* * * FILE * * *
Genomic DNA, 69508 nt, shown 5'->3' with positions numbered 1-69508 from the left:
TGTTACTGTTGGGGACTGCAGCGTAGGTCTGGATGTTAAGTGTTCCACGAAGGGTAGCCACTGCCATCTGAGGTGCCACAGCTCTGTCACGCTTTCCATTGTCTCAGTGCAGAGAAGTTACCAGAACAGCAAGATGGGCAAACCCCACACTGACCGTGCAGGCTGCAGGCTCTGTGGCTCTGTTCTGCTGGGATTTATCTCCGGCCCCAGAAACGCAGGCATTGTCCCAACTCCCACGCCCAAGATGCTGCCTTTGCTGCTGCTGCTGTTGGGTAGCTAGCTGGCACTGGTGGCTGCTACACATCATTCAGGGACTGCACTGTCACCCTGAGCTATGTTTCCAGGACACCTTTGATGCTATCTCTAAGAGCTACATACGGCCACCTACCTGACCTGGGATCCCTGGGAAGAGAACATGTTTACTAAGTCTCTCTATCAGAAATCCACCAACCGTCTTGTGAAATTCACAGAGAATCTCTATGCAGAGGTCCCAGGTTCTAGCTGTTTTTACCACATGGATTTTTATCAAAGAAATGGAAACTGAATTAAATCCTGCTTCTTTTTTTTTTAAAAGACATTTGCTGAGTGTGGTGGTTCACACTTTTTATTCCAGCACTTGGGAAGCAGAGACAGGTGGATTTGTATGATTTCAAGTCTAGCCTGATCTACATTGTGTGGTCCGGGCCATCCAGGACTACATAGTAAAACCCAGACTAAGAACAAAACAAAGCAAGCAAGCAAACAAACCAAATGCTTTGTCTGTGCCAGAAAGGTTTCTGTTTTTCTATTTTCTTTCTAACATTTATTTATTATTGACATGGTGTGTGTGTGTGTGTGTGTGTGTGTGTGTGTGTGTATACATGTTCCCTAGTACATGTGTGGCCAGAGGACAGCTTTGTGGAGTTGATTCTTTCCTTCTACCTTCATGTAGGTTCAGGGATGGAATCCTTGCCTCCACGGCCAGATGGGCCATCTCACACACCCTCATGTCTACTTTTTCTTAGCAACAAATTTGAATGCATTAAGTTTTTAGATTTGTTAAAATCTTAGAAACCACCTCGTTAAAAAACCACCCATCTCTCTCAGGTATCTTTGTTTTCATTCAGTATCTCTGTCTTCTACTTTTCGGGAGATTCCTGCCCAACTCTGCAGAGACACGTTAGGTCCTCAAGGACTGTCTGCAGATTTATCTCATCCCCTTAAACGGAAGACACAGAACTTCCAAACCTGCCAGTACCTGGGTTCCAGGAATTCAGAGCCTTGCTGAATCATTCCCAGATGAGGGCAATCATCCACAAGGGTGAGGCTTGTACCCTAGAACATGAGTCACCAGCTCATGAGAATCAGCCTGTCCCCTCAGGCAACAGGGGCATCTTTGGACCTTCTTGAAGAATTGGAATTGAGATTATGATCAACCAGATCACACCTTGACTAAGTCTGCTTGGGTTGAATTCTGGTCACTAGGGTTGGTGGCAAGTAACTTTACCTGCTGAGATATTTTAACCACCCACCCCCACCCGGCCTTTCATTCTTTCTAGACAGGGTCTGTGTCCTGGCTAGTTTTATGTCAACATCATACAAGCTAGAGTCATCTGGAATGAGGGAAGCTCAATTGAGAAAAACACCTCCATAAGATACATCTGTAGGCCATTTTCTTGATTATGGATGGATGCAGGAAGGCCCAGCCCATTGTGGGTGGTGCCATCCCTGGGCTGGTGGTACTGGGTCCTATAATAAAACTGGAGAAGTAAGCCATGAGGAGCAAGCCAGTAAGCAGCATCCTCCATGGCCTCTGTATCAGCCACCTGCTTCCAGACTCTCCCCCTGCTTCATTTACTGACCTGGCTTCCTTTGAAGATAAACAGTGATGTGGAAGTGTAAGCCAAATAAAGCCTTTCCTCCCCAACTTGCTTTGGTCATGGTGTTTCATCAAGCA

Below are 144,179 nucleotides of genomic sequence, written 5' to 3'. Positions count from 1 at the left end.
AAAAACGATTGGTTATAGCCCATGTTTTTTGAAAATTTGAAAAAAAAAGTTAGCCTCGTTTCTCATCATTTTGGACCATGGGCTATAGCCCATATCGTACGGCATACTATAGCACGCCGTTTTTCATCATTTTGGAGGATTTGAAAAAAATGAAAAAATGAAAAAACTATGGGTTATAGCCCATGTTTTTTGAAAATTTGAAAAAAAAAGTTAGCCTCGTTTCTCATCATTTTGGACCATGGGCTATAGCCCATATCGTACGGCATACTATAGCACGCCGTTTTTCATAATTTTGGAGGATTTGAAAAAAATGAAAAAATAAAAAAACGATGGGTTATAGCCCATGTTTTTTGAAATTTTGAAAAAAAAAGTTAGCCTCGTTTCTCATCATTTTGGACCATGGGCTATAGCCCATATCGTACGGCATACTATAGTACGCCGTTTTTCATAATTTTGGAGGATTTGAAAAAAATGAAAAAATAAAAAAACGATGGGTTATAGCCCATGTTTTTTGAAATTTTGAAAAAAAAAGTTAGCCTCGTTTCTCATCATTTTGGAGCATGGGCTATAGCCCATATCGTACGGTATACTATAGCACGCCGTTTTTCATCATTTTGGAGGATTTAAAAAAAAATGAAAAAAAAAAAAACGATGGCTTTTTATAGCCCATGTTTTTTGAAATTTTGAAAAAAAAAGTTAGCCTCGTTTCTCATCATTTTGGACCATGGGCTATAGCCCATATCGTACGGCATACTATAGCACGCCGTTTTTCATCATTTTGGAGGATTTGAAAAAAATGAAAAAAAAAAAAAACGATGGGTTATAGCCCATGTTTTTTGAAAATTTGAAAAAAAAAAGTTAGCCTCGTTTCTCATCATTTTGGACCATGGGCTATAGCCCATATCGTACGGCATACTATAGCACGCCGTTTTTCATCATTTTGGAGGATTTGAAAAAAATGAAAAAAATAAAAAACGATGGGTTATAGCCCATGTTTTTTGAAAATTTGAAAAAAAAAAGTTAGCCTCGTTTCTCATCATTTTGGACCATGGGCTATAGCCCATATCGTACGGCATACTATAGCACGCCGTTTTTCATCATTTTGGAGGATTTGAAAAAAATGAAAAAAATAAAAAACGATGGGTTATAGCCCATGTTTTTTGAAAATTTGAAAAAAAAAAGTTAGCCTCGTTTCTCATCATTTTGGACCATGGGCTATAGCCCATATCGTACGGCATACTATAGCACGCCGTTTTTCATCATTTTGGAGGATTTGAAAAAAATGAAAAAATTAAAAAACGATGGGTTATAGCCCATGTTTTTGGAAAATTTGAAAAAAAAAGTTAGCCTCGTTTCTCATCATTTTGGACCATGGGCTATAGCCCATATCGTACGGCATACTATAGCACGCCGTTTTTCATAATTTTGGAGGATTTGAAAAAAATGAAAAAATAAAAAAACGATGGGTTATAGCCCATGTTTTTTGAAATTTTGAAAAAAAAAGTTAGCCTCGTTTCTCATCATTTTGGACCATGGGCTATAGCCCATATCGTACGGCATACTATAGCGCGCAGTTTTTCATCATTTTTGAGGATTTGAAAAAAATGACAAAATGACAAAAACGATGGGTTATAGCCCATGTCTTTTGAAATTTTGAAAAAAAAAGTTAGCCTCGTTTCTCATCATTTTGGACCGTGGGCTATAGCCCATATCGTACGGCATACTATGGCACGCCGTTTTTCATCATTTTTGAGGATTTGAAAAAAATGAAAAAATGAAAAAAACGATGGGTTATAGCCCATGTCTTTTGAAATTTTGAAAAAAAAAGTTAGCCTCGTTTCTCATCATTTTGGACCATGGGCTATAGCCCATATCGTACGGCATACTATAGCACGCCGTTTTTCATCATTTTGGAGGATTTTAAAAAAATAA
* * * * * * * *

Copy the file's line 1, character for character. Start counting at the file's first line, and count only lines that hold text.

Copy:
Genomic DNA, 69508 nt, shown 5'->3' with positions numbered 1-69508 from the left: